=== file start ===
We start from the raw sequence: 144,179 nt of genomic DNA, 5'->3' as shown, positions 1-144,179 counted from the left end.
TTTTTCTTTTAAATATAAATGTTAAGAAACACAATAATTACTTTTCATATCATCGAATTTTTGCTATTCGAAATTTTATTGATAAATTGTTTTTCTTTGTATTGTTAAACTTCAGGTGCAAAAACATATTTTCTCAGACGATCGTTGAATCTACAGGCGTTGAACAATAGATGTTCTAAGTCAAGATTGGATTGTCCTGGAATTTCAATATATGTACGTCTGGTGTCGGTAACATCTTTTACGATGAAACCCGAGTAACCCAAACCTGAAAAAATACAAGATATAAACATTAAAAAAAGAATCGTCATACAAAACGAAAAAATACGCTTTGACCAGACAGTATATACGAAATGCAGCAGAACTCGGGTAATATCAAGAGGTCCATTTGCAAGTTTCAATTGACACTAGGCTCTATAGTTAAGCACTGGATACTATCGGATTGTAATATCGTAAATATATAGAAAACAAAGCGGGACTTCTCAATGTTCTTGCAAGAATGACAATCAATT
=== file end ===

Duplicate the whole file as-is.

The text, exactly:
We start from the raw sequence: 144,179 nt of genomic DNA, 5'->3' as shown, positions 1-144,179 counted from the left end.
TTTTTCTTTTAAATATAAATGTTAAGAAACACAATAATTACTTTTCATATCATCGAATTTTTGCTATTCGAAATTTTATTGATAAATTGTTTTTCTTTGTATTGTTAAACTTCAGGTGCAAAAACATATTTTCTCAGACGATCGTTGAATCTACAGGCGTTGAACAATAGATGTTCTAAGTCAAGATTGGATTGTCCTGGAATTTCAATATATGTACGTCTGGTGTCGGTAACATCTTTTACGATGAAACCCGAGTAACCCAAACCTGAAAAAATACAAGATATAAACATTAAAAAAAGAATCGTCATACAAAACGAAAAAATACGCTTTGACCAGACAGTATATACGAAATGCAGCAGAACTCGGGTAATATCAAGAGGTCCATTTGCAAGTTTCAATTGACACTAGGCTCTATAGTTAAGCACTGGATACTATCGGATTGTAATATCGTAAATATATAGAAAACAAAGCGGGACTTCTCAATGTTCTTGCAAGAATGACAATCAATT